Jay Duke believes that good horsemanship is good horsemanship. It doesn’t matter if a rider dons a hunt coat, a cross-country vest, or dressage coattails. A Canadian Show Jumping Team veteran, renowned clinician, and founder of the Jay Duke Equestrian Virtual Lesson Subscription Program, Duke has become a popular choice for eventers as well as show jumping athletes for his ability to bring out the best in horses and riders.
Jay conducts several clinics a year at High Plains Stables in Billings, Mont, home of four-star event rider Martha McDowell. It is there, and at several other eventing barns throughout North America, that he helps many eventers polish their jumping skills and improve their show jumping and cross-country rounds.
“The skills that a competent rider must have are not so different from discipline to discipline or from the lower level to the higher level; it’s the expectations and technicality that vary,” said Duke. “When I teach a clinic to eventers, I ask every rider two questions: ‘What’s your biggest struggle?’ and ‘What’s your biggest strength?’ From there, I try to get the most from that horse and rider and produce a positive result where both did something they didn’t think they were capable of doing. Your level or the kind of saddle you ride in plays no role. Anybody that has a positive attitude and wants to learn can be successful, and that is what I find most enjoyable.”
A word from Duke: This course is a good one as it works on most everything you will see at a horse show using only five fences. I encourage you to create other patterns because there is a week’s worth of lessons from this pattern. As always, adjust the distances as needed for each horse.
The goal: To prepare for competition and perfect course work, bending lines, and bending lines into a combination.
Tip from Duke: Focus on straightness at the jumps with the outside bearing rein.
A word from Duke: This lesson works on rideability after the jump. Proper, effective flatwork between the fences on course is vital to a good round. Here we are working on transitions, lead changes, and circles after the gymnastic.
The Goal: A horse with clean lead changes, smooth transitions, and quietness after the fence. A rider with an effective position and a relaxed horse after the fence.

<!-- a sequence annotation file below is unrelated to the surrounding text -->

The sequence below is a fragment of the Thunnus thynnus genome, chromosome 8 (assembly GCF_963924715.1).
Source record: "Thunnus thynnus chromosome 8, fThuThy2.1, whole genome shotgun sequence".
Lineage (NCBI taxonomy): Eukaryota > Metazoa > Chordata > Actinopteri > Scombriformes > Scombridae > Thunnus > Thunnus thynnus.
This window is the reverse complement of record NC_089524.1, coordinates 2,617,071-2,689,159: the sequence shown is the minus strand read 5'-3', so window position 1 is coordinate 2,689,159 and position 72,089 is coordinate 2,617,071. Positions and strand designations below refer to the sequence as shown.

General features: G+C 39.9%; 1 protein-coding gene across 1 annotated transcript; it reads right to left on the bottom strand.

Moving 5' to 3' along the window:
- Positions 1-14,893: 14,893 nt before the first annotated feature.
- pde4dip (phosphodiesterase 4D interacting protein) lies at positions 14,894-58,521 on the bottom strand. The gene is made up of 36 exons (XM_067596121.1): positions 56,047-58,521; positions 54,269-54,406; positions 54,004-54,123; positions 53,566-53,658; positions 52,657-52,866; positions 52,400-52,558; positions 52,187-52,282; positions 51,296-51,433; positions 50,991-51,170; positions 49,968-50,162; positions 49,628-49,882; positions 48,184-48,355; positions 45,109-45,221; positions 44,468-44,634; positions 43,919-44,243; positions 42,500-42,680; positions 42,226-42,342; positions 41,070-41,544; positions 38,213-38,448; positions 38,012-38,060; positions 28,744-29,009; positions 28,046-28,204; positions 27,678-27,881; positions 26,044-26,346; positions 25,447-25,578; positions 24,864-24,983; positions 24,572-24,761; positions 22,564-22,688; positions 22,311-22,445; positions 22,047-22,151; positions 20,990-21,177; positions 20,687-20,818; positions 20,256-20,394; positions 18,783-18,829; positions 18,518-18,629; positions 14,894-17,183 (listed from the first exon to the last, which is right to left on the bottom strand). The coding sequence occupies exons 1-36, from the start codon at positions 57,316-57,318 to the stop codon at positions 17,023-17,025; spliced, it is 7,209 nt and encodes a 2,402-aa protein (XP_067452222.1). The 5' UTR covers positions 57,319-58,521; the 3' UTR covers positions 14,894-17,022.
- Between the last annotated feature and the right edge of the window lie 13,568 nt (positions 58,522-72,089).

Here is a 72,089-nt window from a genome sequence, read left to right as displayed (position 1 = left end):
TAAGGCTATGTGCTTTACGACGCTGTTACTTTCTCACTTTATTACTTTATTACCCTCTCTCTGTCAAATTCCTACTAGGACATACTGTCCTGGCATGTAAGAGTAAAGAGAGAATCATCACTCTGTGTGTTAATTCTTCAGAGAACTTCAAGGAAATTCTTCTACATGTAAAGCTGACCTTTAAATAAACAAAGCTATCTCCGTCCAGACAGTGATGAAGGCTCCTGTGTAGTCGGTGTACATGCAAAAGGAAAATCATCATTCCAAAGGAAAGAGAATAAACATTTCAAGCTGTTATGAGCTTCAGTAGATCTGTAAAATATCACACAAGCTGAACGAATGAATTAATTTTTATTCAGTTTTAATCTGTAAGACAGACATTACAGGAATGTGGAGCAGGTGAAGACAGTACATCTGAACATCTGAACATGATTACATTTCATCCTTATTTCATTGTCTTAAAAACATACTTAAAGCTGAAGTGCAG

Tip from Duke: Work on the canter being supple and relaxed on the circles and the horse being straight on the center line.
A word from Duke: This five-fence gymnastic is wonderful for the horse’s form. It gets the horse to pause off the ground and be elastic in the air. It also makes the rider hold the proper bend in the horse’s body all the way through the line.
The goal: A horse jumping correctly, focused, and with elasticity. A rider who is steering with the leg and has stable body control while holding the bend.
Tip from Duke: This line is to be ridden slow and controlled. Focus on controlling the pace with the outside rein.
The United States Eventing Association (USEA) is thrilled to welcome back longtime sponsor, FITS Riding, Ltd. for 2021. They are returning as a Bronze Level Sponsor of the 2021 USEA American Eventing Championships presented by Nutrena Feeds, a Contributing Level Sponsor of the 2021 USEA Adult Team Championships, a Contributing Level Sponsor of the 2021 USEA Classic Series, and a Contributing Level Sponsor of the 2021 USEA Intercollegiate Eventing Championships. As a sponsor of these USEA programs, FITS Riding will generously provide gift certificates as prizes for the Intercollegiate championship competitors, AEC and ATC competitors, and Classic Series winners.
“I wouldn’t trade it for anything, it was an amazing experience.” Twenty-five years ago, Kerry Millikin and her off-the-track Thoroughbred gelding, Out and About (who was only 8 years old at the time) won the individual Olympic bronze medal at the 1996 Atlanta Olympic Games, making her one of five females to have earned an individual Olympic medal for the U.S.
The Fair Hill Organizing Committee (FHOC), an affiliate of the Sport and Entertainment Corporation of Maryland (The Sport Corp.), today announced athletes and horses in the inaugural Maryland 5 Star at Fair Hill (CCI5*-L) will be competing for $300,000 in prize money. Additionally, the US Equestrian Federation (USEF) Eventing National Championship (CCI3*-L), running in conjunction with the 5 Star, will award $25,000 in prize money. Both events, as well as the United States Eventing Association (USEA) Young Event Horse East Coast Championships, will take place this October 14-17 at the new Fair Hill Special Event Zone in Cecil County, Maryland.
You’ve seen a horse you like. You’ve ridden it; you love it. The money’s right; you’ve agreed to buy it. What happens next?
Pre-purchase veterinary examinations are one of those topics that a roomful of horsey people could discuss - and argue amongst themselves about - for hours. For the amateur rider, that can be confusing and slightly alarming.
So, let’s simplify it. What is a pre-purchase examination, why are they done, and what should you expect?